She concluded, “It’s a good thing you used electricity in your example, and not gravity, because we have even less of an idea what’s going on there. Hypothetical gravitons to the contrary, nobody really has a clue what mediates it. One theory of gravity is that it is leaking from some force in some other dimension. And that theory has even been put forward by staid scientists, not by people wearing funny hats and swearing that Harry Potter belongs in the nonfiction section of bookstores.”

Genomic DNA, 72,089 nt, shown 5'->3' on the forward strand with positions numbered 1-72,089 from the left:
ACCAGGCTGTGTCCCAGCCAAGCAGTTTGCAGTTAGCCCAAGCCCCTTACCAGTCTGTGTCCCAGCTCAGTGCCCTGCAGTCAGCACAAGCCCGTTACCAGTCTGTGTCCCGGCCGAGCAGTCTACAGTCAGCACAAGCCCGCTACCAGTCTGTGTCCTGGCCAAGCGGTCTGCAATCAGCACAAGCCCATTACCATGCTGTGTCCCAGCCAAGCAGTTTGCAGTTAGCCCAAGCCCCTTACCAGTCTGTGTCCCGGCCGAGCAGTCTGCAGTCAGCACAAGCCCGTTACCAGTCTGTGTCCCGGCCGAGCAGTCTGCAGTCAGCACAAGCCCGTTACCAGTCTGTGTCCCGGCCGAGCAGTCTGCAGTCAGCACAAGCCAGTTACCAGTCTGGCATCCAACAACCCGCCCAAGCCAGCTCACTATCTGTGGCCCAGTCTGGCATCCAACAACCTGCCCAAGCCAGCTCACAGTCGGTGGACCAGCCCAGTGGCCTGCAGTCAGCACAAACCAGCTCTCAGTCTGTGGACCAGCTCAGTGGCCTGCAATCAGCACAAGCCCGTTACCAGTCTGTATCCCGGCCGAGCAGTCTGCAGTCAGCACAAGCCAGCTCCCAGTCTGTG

This all reminded me of a quote from Neil Evernden’s extraordinary book The Natural Alien: Humankind and Environment: “All of us, by virtue of our membership in a science-dominated culture, have adopted the abstraction of Galileo as our definition of nature. And in denying our immediate experience in deference to that abstraction we have gone some way towards cutting the earthly vocal chords ourselves.This is not an esoteric phenomenon confined to the laboratory. How many of us have, as the psychiatrist J. H. van den Berg suggests, replied to our children’s questions about the nature of the world and of life in terms that only make sense in a Galilean context? When the child asks: ‘why have the leaves turned red?’ or ‘why does it snow?’ we launch into explanations which have no obvious connection with the question. Leaves are red because it is cold, we say. What has cold to do with colour? How is the child to know that we are talking of abstract connections between atmospheric conditions and leaf chemistry? And why should he care? The child has asked ‘why,’ not ‘how,’ and certainly not ‘how much.’ And why should he care that the molecular structure of water is believed to be such that at low temperatures it forms rigid binds which make it appear as ice or snow? None of these abstractions says anything about what the child experiences: the redness of leaves and the cool, tickling envelopment by snow. The living response would be quite different. ‘“Why are the leaves red, Dad?” “Because it is so beautiful, child. Don’t you see how beautiful it is, all these autumn colors?” There is no truer answer. That is how the leaves are red. An answer which does not invoke questions, which does not lead the child into an endless series of questions, to which each answer is a threshold. The child will hear later on that a chemical reaction occurs in those leaves. It is bad enough, then; let us not make the world uninhabitable for the child too soon.’”